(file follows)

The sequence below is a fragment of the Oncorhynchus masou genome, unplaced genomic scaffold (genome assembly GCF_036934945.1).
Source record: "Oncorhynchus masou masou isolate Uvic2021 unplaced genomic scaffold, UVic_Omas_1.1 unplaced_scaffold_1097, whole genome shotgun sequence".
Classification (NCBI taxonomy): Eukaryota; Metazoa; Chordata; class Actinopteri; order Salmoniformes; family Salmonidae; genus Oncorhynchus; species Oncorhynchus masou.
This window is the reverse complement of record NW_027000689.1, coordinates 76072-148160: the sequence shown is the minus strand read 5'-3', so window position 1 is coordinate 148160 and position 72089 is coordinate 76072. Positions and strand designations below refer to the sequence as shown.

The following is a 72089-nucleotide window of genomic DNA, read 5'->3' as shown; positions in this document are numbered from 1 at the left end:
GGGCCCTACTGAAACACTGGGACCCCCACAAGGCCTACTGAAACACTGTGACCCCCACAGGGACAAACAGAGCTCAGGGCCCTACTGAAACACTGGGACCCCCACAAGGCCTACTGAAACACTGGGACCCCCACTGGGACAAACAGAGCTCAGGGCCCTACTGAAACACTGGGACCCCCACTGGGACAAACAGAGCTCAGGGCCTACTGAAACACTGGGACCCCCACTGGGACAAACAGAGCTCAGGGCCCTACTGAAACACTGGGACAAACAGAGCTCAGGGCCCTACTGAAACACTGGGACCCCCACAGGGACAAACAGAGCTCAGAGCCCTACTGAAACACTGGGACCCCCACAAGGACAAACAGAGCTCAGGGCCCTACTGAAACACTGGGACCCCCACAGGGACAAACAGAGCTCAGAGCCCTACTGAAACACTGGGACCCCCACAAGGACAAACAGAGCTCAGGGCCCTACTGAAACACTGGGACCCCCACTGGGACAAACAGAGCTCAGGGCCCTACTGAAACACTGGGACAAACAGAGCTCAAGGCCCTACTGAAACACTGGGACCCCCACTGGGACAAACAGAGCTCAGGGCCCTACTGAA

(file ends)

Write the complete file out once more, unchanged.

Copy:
The sequence below is a fragment of the Oncorhynchus masou genome, unplaced genomic scaffold (genome assembly GCF_036934945.1).
Source record: "Oncorhynchus masou masou isolate Uvic2021 unplaced genomic scaffold, UVic_Omas_1.1 unplaced_scaffold_1097, whole genome shotgun sequence".
Classification (NCBI taxonomy): Eukaryota; Metazoa; Chordata; class Actinopteri; order Salmoniformes; family Salmonidae; genus Oncorhynchus; species Oncorhynchus masou.
This window is the reverse complement of record NW_027000689.1, coordinates 76072-148160: the sequence shown is the minus strand read 5'-3', so window position 1 is coordinate 148160 and position 72089 is coordinate 76072. Positions and strand designations below refer to the sequence as shown.

The following is a 72089-nucleotide window of genomic DNA, read 5'->3' as shown; positions in this document are numbered from 1 at the left end:
GGGCCCTACTGAAACACTGGGACCCCCACAAGGCCTACTGAAACACTGTGACCCCCACAGGGACAAACAGAGCTCAGGGCCCTACTGAAACACTGGGACCCCCACAAGGCCTACTGAAACACTGGGACCCCCACTGGGACAAACAGAGCTCAGGGCCCTACTGAAACACTGGGACCCCCACTGGGACAAACAGAGCTCAGGGCCTACTGAAACACTGGGACCCCCACTGGGACAAACAGAGCTCAGGGCCCTACTGAAACACTGGGACAAACAGAGCTCAGGGCCCTACTGAAACACTGGGACCCCCACAGGGACAAACAGAGCTCAGAGCCCTACTGAAACACTGGGACCCCCACAAGGACAAACAGAGCTCAGGGCCCTACTGAAACACTGGGACCCCCACAGGGACAAACAGAGCTCAGAGCCCTACTGAAACACTGGGACCCCCACAAGGACAAACAGAGCTCAGGGCCCTACTGAAACACTGGGACCCCCACTGGGACAAACAGAGCTCAGGGCCCTACTGAAACACTGGGACAAACAGAGCTCAAGGCCCTACTGAAACACTGGGACCCCCACTGGGACAAACAGAGCTCAGGGCCCTACTGAA